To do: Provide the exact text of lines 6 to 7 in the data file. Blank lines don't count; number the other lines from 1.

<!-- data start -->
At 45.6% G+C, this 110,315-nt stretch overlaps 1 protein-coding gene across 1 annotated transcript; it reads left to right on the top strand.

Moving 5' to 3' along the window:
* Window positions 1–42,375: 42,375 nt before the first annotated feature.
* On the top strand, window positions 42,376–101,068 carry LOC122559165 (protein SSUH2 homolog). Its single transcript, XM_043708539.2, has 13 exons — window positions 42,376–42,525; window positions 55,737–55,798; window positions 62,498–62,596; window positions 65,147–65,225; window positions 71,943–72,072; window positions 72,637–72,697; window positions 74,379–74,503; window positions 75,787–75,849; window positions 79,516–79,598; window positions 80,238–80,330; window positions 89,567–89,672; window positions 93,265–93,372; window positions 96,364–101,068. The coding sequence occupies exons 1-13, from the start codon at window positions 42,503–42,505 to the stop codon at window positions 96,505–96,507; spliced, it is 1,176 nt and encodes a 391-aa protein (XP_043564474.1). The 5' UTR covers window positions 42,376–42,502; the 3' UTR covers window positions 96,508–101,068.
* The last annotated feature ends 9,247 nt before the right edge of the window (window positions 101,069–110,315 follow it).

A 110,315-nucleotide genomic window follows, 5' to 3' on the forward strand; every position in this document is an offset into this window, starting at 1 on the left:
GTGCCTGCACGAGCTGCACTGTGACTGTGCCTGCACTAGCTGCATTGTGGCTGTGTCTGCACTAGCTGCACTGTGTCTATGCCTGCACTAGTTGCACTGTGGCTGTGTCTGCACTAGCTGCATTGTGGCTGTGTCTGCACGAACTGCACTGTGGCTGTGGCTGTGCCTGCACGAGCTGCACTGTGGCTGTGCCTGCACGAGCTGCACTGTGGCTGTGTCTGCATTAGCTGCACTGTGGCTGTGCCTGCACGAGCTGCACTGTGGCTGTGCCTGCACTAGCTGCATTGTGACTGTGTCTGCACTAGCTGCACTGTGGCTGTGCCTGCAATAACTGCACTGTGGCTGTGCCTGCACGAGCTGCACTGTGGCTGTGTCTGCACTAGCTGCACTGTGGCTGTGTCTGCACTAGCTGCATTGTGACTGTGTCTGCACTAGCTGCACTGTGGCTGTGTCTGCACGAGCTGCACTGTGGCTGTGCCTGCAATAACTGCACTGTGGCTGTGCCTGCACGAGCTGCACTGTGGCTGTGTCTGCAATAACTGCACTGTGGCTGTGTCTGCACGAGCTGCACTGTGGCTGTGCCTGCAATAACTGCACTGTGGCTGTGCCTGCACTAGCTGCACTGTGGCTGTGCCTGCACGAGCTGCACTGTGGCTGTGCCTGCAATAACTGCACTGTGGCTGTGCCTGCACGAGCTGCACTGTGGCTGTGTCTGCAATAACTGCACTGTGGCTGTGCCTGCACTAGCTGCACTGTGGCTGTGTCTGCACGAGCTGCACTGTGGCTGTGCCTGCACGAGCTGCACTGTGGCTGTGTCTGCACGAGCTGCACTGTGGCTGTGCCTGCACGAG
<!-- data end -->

A 110,315-nucleotide genomic window follows, 5' to 3' on the forward strand; every position in this document is an offset into this window, starting at 1 on the left:
GTGCCTGCACGAGCTGCACTGTGACTGTGCCTGCACTAGCTGCATTGTGGCTGTGTCTGCACTAGCTGCACTGTGTCTATGCCTGCACTAGTTGCACTGTGGCTGTGTCTGCACTAGCTGCATTGTGGCTGTGTCTGCACGAACTGCACTGTGGCTGTGGCTGTGCCTGCACGAGCTGCACTGTGGCTGTGCCTGCACGAGCTGCACTGTGGCTGTGTCTGCATTAGCTGCACTGTGGCTGTGCCTGCACGAGCTGCACTGTGGCTGTGCCTGCACTAGCTGCATTGTGACTGTGTCTGCACTAGCTGCACTGTGGCTGTGCCTGCAATAACTGCACTGTGGCTGTGCCTGCACGAGCTGCACTGTGGCTGTGTCTGCACTAGCTGCACTGTGGCTGTGTCTGCACTAGCTGCATTGTGACTGTGTCTGCACTAGCTGCACTGTGGCTGTGTCTGCACGAGCTGCACTGTGGCTGTGCCTGCAATAACTGCACTGTGGCTGTGCCTGCACGAGCTGCACTGTGGCTGTGTCTGCAATAACTGCACTGTGGCTGTGTCTGCACGAGCTGCACTGTGGCTGTGCCTGCAATAACTGCACTGTGGCTGTGCCTGCACTAGCTGCACTGTGGCTGTGCCTGCACGAGCTGCACTGTGGCTGTGCCTGCAATAACTGCACTGTGGCTGTGCCTGCACGAGCTGCACTGTGGCTGTGTCTGCAATAACTGCACTGTGGCTGTGCCTGCACTAGCTGCACTGTGGCTGTGTCTGCACGAGCTGCACTGTGGCTGTGCCTGCACGAGCTGCACTGTGGCTGTGTCTGCACGAGCTGCACTGTGGCTGTGCCTGCACGAG